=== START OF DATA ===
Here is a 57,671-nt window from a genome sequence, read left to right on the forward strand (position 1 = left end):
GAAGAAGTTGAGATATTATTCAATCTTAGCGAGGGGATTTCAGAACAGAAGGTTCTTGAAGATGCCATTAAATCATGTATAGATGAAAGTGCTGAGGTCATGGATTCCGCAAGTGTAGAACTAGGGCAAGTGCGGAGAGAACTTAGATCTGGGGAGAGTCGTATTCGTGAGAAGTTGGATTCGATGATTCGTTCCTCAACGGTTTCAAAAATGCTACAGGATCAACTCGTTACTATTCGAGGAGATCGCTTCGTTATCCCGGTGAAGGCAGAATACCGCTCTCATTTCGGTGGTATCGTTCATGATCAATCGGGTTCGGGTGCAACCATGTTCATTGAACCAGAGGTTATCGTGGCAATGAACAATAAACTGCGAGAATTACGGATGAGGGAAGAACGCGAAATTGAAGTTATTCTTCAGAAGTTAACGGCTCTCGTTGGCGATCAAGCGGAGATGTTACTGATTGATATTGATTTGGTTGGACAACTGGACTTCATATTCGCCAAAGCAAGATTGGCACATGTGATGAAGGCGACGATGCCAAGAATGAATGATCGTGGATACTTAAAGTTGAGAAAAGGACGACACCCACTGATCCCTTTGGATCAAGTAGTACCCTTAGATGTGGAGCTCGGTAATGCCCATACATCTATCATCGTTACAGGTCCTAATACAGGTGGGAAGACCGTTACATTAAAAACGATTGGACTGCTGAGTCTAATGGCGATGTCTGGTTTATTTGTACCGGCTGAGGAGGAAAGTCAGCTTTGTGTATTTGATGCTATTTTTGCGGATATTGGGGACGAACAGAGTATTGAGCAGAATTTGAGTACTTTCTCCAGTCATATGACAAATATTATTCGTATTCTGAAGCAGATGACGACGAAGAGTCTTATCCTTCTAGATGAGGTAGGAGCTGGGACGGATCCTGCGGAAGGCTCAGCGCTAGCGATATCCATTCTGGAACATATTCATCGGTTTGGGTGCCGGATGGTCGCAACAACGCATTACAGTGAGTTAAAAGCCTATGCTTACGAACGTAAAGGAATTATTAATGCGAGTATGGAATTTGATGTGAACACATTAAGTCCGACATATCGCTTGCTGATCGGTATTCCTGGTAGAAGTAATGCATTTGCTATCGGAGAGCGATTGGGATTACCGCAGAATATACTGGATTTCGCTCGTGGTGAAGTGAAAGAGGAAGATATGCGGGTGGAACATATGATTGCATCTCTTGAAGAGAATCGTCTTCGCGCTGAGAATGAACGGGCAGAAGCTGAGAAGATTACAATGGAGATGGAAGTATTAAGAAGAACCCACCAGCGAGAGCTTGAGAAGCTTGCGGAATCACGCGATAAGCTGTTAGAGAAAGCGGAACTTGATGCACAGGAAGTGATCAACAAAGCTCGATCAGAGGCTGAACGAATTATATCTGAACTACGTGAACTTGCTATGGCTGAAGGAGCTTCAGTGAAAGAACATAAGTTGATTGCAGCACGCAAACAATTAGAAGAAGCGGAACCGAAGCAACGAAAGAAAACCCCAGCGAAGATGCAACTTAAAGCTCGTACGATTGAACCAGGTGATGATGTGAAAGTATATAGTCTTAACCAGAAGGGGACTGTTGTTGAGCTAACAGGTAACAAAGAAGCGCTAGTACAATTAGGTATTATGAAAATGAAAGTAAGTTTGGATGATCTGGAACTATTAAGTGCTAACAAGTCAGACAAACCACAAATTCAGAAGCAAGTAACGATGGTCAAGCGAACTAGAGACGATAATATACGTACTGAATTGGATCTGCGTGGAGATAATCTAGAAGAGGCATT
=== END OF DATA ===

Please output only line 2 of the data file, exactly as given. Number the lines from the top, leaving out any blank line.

GAAGAAGTTGAGATATTATTCAATCTTAGCGAGGGGATTTCAGAACAGAAGGTTCTTGAAGATGCCATTAAATCATGTATAGATGAAAGTGCTGAGGTCATGGATTCCGCAAGTGTAGAACTAGGGCAAGTGCGGAGAGAACTTAGATCTGGGGAGAGTCGTATTCGTGAGAAGTTGGATTCGATGATTCGTTCCTCAACGGTTTCAAAAATGCTACAGGATCAACTCGTTACTATTCGAGGAGATCGCTTCGTTATCCCGGTGAAGGCAGAATACCGCTCTCATTTCGGTGGTATCGTTCATGATCAATCGGGTTCGGGTGCAACCATGTTCATTGAACCAGAGGTTATCGTGGCAATGAACAATAAACTGCGAGAATTACGGATGAGGGAAGAACGCGAAATTGAAGTTATTCTTCAGAAGTTAACGGCTCTCGTTGGCGATCAAGCGGAGATGTTACTGATTGATATTGATTTGGTTGGACAACTGGACTTCATATTCGCCAAAGCAAGATTGGCACATGTGATGAAGGCGACGATGCCAAGAATGAATGATCGTGGATACTTAAAGTTGAGAAAAGGACGACACCCACTGATCCCTTTGGATCAAGTAGTACCCTTAGATGTGGAGCTCGGTAATGCCCATACATCTATCATCGTTACAGGTCCTAATACAGGTGGGAAGACCGTTACATTAAAAACGATTGGACTGCTGAGTCTAATGGCGATGTCTGGTTTATTTGTACCGGCTGAGGAGGAAAGTCAGCTTTGTGTATTTGATGCTATTTTTGCGGATATTGGGGACGAACAGAGTATTGAGCAGAATTTGAGTACTTTCTCCAGTCATATGACAAATATTATTCGTATTCTGAAGCAGATGACGACGAAGAGTCTTATCCTTCTAGATGAGGTAGGAGCTGGGACGGATCCTGCGGAAGGCTCAGCGCTAGCGATATCCATTCTGGAACATATTCATCGGTTTGGGTGCCGGATGGTCGCAACAACGCATTACAGTGAGTTAAAAGCCTATGCTTACGAACGTAAAGGAATTATTAATGCGAGTATGGAATTTGATGTGAACACATTAAGTCCGACATATCGCTTGCTGATCGGTATTCCTGGTAGAAGTAATGCATTTGCTATCGGAGAGCGATTGGGATTACCGCAGAATATACTGGATTTCGCTCGTGGTGAAGTGAAAGAGGAAGATATGCGGGTGGAACATATGATTGCATCTCTTGAAGAGAATCGTCTTCGCGCTGAGAATGAACGGGCAGAAGCTGAGAAGATTACAATGGAGATGGAAGTATTAAGAAGAACCCACCAGCGAGAGCTTGAGAAGCTTGCGGAATCACGCGATAAGCTGTTAGAGAAAGCGGAACTTGATGCACAGGAAGTGATCAACAAAGCTCGATCAGAGGCTGAACGAATTATATCTGAACTACGTGAACTTGCTATGGCTGAAGGAGCTTCAGTGAAAGAACATAAGTTGATTGCAGCACGCAAACAATTAGAAGAAGCGGAACCGAAGCAACGAAAGAAAACCCCAGCGAAGATGCAACTTAAAGCTCGTACGATTGAACCAGGTGATGATGTGAAAGTATATAGTCTTAACCAGAAGGGGACTGTTGTTGAGCTAACAGGTAACAAAGAAGCGCTAGTACAATTAGGTATTATGAAAATGAAAGTAAGTTTGGATGATCTGGAACTATTAAGTGCTAACAAGTCAGACAAACCACAAATTCAGAAGCAAGTAACGATGGTCAAGCGAACTAGAGACGATAATATACGTACTGAATTGGATCTGCGTGGAGATAATCTAGAAGAGGCATT